If you have a broadband connection at home it is possible that you have a fixed external IP address and that you already know what it is. If you are however visiting elsewhere you likely do not know what it is, a quick solution in such cases is to open your browser and use a site such as to see what your external IP address is. But what if you need to know this on a Unix-like server that only offers a command-line interface (or if you simply prefer to use your shell)?

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Using dnsmasq to run a local TLD

If you work on a lot of different projects you likely have a lot of different entries in your hosts file to point fake domains to localhost or one or more Vagrant boxes. This can be a bit of a pain to manage. If you’re running Linux, BSD or Mac OS then this article offers an option that might ease this problem a bit: dnsmasq.

In this article I will describe how to setup dnsmasq to run your own local (fake) top level domain for which all domains will route to localhost (or another IP address of choice, to point to a Vagrant box for example). While writing this article I used Ubuntu 20.04, if you are running another operating system that can run dnsmasq you may have to do things slightly differently… in that case: be ready to consult some manuals.

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Using sed (the non-interactive command line text editor)

If you go to the sed webpage it tells you that it is a non-interactive command line text editor. Unlike interactive editors you do not spend time in sed, instead you invoke sed with a set of command line parameters and it directly outputs or writes its result.

I have often used it in Vagrant provisioning scripts to tweak configuration files, you can however also use it to extract information from text files (such as log files) and convert that into a different format (such as CSV). In this article I will demonstrate how you can use sed to do some of these things to give you some insight into it’s utility.

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Tmux and SSH agent forwarding

When you normally connect to a machine using SSH and start a tmux session SSH agent forwarding (if you have that setup) will work normally. When you however detach your session and re-attach it later you will find that it no longer does, this is because the environment variables in the shell inside the tmux session refers to the same SSH_AUTH_SOCK that it did when you originally connected.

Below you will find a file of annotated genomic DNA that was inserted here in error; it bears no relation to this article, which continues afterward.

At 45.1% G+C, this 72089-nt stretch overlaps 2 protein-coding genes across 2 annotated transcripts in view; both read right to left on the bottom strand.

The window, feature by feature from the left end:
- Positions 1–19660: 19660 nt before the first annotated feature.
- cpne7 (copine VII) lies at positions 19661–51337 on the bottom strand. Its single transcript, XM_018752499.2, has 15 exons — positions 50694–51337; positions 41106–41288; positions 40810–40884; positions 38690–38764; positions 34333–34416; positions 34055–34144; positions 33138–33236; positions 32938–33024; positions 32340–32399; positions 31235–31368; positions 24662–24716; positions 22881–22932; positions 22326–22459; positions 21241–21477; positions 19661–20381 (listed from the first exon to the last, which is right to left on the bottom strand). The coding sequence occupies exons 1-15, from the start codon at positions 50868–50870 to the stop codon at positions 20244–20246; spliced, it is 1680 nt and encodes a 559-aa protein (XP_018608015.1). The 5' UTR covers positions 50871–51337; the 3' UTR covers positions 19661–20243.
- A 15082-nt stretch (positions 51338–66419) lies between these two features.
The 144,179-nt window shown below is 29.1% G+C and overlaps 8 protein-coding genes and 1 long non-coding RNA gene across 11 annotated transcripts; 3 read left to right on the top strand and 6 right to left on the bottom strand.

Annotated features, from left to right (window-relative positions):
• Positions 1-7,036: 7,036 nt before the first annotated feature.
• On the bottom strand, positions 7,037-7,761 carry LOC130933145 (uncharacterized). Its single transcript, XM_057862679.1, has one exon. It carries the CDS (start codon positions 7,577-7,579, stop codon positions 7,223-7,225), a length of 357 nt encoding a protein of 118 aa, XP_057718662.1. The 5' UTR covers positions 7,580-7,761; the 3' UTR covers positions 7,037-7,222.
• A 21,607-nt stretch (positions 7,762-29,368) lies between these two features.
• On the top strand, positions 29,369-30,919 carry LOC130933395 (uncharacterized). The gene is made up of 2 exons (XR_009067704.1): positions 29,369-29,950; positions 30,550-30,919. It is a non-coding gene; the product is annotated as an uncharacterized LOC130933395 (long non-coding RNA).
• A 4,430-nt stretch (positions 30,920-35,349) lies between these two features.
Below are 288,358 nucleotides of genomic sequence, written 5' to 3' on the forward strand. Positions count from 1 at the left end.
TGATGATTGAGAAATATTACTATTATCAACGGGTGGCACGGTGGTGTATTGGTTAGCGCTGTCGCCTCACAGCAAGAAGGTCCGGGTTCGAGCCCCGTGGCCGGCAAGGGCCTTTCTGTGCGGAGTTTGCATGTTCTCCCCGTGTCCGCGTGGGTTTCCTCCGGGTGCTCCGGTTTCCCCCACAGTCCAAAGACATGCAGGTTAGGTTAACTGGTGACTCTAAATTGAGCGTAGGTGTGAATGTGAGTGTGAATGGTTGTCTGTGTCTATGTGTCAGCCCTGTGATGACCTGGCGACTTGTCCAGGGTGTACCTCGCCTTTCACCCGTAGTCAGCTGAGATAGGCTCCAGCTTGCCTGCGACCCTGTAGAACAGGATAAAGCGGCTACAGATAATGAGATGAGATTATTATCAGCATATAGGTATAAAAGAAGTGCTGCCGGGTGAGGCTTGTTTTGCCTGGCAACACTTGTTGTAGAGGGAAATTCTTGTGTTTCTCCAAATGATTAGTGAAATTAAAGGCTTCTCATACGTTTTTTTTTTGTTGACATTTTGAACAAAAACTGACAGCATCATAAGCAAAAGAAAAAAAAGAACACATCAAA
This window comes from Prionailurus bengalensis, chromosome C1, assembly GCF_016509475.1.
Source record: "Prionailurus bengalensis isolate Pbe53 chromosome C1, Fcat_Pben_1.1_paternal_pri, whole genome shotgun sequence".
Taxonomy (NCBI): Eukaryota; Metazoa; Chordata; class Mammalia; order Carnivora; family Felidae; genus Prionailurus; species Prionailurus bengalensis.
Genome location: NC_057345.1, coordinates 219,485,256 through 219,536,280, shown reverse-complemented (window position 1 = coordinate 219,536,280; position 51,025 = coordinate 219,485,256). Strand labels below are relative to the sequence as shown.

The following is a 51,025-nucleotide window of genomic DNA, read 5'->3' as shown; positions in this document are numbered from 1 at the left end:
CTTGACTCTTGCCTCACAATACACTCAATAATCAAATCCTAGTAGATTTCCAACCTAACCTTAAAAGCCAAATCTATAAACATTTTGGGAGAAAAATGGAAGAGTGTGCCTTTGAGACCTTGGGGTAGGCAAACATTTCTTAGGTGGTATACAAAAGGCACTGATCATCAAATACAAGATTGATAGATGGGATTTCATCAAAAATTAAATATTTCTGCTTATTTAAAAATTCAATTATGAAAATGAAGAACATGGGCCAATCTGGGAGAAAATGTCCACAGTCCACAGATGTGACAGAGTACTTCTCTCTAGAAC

Recent enough versions of tmux have something that can fix this for you, if you execute the command tmux show-environment -s you will see a bunch of shell commands to set a series of environment variables. If you execute those it will update the SSH information in the shell and agent forwarding will work once again, a shortcut to doing this in a single line would be eval "$(tmux show-environment -s)".

If you have your own dotfiles on the destination machine you can make this happen automatically. For bash users there’s the PROMP_COMMAND environment variable (see, for zsh users (like myself) you can do this by specifying a precmd hook.

If you add the following to your .zshrc (or a file you source inside it) you can set this up:

function update_environment_from_tmux() {
  if [ -n "${TMUX}" ]; then
    eval "$(tmux show-environment -s)"

add-zsh-hook precmd update_environment_from_tmux

The above will ensure that the update_environment_from_tmux function is executed before each command that you execute, if you re-attach to a tmux session that is using zsh with the above loaded and execute an SSH related command (git pull, scp, sftp, ssh, etc.) it will first automatically update the SSH environment variables and then execute the command making it work seamlessly.

The update_environment_from_tmux function only evals the tmux show-environment -s command if you are inside a tmux session (which will set the TMUX environment variable).